Is population aging an opportunity for employment?
How to keep people on the job market and help seniors remain active longer? According to the European Commission, over 30% of the European population will be 65 or older in 2025. Furthermore, the amount of seniors living in the Old Continent should grow from 87 million in 2010 to 124 million in 2030. During the same period, the number of octogenarians is foreseen to nearly double.
In order to better understand the impact of aging on the labor market and pensions in particular, the EU executive body issued a recommendation urging Member States to participate in a Joint Programming Initiative on aging populations in research areas such as how to retain people in the labor market, or how to help older people remain active for as long as possible.
The European approach
Given the shrinking and aging population there are large benefits to society by extending the active and healthy life of older people, by integrating them better in the economy and society and by helping them stay independent for longer,", the Commission explained in a recent press release.
Thirteen countries are currently willing to collaborate to this program called ‘More years, better lives — the potential and challenges of demographic change’. A number of actions has been defined, such as the development of new tools, (contact databases, models for the study of processes related to aging...), or the promotion of a better collaboration between the public and private sectors and between different research activities and the various industries associated with demographic change and an aging population.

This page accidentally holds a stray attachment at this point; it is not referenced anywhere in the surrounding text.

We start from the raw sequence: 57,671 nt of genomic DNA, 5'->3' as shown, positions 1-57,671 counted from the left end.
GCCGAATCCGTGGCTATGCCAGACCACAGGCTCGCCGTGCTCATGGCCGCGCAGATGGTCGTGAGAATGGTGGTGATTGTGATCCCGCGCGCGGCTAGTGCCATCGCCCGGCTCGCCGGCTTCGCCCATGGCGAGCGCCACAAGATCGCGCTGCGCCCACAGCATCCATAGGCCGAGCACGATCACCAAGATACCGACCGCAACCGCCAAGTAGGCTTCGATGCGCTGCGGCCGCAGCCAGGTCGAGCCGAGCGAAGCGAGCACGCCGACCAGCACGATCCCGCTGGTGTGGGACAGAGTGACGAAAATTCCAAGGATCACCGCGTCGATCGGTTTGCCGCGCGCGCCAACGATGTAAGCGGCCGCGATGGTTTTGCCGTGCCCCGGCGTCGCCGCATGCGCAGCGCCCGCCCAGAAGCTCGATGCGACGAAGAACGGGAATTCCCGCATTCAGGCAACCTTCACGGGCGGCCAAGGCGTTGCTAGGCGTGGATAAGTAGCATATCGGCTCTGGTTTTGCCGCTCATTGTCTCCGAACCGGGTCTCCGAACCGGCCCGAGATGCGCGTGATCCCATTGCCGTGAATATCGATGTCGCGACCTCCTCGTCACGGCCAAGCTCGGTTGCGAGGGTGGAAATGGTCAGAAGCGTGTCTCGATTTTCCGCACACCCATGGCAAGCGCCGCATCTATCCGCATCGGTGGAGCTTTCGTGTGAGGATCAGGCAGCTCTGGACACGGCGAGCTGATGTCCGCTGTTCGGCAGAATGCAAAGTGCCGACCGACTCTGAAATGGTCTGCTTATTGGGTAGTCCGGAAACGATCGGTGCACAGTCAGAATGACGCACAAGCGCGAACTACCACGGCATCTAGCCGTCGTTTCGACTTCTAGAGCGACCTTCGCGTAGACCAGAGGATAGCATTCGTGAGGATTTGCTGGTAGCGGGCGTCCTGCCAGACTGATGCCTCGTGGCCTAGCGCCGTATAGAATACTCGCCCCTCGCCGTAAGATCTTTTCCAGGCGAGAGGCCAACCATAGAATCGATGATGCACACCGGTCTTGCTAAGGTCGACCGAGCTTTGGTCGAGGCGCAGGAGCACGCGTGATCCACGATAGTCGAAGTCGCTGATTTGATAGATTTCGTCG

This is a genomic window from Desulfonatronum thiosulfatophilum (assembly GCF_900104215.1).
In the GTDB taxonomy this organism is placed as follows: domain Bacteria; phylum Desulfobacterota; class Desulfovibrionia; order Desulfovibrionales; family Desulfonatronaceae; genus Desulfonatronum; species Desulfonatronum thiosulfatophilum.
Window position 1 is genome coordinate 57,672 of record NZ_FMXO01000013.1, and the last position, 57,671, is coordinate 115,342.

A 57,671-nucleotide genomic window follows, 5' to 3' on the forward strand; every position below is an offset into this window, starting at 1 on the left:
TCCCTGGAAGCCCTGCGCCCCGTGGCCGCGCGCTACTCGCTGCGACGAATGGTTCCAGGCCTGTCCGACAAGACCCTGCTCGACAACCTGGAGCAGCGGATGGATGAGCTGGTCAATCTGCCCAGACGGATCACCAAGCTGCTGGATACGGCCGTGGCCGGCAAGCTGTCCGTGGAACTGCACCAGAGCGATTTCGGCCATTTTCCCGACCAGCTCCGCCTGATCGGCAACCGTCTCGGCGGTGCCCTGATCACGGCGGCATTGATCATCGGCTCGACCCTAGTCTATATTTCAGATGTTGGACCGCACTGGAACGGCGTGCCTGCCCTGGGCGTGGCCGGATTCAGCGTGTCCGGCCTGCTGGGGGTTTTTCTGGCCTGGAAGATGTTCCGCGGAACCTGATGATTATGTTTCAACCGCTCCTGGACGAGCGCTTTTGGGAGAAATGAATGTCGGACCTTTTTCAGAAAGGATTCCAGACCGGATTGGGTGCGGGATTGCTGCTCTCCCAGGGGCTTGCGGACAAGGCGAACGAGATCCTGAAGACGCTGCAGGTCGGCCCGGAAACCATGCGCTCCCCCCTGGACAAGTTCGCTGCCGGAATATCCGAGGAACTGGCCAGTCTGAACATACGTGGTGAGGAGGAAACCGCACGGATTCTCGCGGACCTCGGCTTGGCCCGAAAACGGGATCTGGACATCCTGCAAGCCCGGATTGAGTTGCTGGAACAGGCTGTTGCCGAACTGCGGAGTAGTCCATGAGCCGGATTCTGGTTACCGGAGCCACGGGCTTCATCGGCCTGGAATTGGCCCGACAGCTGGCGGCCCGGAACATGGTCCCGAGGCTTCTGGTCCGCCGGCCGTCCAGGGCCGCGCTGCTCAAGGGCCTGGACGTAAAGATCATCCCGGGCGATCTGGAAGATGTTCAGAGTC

The initiative, which should issue its first results by 2012, is led by the German Ministry of Research and Education. It counts twelve other countries (Austria, Denmark, Spain, Finland, France, Italy, the Netherlands, Poland, the United Kingdom, Sweden, Switzerland and Turkey), as well as Belgium, Ireland and Norway taking part to it as observers.
Recommendations are expected on among other things an adaptation of the pension based not only on age but also on the ability to work. The program will be financed by the Commission together with the participating countries.
The Luxembourgisch theory
If Luxembourg does not currently co-operate to this program the European Central Bank is already working on the aging population topic and on its impact on pensions, on the interest rate and on the labor market.
In a working paper issued on Juy 15,the BCL takes a methodological approach, consisting in introducing exogenous demographic (aging population) and institutional shocks (by setting a system of funded pension or retirement savings, elimination of early retirement) into the labor market.
The authors conclude that these frictions affect the interest rate and therefore the unemployment level. Following these changes, savings will accordingly increase and lead to a lower interest rate, which will then stimulate jobs creation and consequently raise negotiated wages as well as encourage older workers to remain on the labor market, implying then a higher optimal average retirement age (i.e. less early-retirement).
"In a two-country model, the interest rate would again be endogenous, and the new transmission mechanisms introduced by labor market frictions would work in much the same way as in the closed economy model, at least qualitatively. Future research should focus on interest rate determination and the impact of asymmetric labor market institutions in a multi-country set-up", the contributors to this working paper's explain.
As a matter of fact preparing one's own retirement inevitably means planning to stay longer active in the labor market; based on the current population projections; may this be with a full-time, a part-time or even an extra job.
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